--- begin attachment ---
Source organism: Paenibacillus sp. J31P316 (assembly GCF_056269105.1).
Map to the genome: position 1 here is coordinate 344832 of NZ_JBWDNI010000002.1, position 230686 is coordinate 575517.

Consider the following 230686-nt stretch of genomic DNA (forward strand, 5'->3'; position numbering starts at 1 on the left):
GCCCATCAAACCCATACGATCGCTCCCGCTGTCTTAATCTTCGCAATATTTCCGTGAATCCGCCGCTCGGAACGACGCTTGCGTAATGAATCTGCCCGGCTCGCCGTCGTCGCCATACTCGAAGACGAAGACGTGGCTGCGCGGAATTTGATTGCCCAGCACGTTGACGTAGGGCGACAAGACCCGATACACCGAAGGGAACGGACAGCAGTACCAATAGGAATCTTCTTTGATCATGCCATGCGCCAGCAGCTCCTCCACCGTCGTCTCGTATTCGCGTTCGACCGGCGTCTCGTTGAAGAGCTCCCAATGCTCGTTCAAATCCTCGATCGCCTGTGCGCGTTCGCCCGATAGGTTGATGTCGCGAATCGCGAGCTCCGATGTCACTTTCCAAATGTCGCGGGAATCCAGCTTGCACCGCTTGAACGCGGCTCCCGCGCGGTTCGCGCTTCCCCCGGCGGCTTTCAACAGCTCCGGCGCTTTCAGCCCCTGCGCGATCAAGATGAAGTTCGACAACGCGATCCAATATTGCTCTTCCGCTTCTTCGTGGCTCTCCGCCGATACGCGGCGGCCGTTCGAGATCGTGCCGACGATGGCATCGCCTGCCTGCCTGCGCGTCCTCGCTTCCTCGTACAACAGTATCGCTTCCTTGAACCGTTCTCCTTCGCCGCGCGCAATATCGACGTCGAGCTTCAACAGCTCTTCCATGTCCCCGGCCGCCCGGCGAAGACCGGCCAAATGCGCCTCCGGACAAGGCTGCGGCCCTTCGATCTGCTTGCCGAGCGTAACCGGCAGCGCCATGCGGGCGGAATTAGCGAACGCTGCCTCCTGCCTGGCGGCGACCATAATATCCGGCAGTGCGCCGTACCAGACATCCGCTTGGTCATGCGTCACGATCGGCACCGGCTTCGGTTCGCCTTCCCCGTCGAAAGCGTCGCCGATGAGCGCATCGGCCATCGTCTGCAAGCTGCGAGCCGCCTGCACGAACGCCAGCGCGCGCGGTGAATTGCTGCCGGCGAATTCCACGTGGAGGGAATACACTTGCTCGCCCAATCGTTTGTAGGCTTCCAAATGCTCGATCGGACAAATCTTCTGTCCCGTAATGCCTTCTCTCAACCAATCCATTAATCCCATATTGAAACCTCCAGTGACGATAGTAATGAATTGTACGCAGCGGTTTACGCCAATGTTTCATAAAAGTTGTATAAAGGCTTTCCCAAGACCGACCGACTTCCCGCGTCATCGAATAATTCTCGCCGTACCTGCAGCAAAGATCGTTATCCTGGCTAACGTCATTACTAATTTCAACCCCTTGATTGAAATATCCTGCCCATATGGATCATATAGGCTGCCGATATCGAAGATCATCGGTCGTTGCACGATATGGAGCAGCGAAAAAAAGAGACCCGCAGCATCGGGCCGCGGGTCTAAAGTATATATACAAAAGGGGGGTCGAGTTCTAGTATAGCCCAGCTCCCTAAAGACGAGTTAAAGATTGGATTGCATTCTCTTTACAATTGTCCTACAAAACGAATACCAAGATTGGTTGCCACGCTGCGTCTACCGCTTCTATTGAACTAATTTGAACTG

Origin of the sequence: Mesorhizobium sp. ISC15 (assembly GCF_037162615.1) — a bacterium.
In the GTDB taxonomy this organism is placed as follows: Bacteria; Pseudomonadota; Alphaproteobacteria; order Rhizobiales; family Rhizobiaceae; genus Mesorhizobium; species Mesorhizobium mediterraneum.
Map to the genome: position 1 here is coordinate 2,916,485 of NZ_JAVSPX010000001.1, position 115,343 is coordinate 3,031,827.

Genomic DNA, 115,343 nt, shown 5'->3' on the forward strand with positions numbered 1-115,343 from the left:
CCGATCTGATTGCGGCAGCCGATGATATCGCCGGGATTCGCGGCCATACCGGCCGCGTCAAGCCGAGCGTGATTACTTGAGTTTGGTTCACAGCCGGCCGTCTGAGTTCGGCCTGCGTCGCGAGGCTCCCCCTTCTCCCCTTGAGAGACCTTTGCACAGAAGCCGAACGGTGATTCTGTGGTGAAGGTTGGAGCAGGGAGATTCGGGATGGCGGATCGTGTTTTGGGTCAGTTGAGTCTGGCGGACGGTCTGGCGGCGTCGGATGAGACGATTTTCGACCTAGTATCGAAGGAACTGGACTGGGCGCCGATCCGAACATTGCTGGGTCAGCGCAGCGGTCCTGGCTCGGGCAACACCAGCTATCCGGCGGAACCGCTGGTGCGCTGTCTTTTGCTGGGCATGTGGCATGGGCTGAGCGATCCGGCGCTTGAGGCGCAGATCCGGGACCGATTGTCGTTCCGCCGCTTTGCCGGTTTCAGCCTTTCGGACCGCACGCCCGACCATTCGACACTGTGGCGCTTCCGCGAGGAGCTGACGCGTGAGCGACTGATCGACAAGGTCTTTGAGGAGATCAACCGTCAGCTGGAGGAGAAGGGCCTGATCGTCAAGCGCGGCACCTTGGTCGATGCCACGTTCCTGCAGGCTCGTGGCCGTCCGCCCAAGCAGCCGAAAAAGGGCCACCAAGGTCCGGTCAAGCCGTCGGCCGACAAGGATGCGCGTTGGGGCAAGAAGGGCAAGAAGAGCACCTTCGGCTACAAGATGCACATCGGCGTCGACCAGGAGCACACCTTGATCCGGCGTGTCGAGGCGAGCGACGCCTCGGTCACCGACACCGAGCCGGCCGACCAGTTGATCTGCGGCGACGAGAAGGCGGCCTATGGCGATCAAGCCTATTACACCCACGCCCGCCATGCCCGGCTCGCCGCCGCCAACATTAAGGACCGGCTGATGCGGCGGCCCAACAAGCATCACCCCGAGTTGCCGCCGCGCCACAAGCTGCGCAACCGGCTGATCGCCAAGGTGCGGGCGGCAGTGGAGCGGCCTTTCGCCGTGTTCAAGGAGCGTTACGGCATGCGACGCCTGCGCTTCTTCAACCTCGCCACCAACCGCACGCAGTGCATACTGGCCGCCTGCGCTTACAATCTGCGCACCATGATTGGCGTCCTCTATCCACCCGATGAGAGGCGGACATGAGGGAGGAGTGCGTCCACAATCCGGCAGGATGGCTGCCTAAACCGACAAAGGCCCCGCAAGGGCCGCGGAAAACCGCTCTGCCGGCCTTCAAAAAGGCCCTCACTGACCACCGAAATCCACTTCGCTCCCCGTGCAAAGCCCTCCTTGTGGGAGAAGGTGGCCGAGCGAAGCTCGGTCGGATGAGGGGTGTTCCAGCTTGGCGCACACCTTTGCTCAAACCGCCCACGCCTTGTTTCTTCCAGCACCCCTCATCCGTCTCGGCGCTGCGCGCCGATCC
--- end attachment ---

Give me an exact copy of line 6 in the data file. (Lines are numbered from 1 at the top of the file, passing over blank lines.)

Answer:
In the GTDB taxonomy this organism is placed as follows: Bacteria; Pseudomonadota; Alphaproteobacteria; order Rhizobiales; family Rhizobiaceae; genus Mesorhizobium; species Mesorhizobium mediterraneum.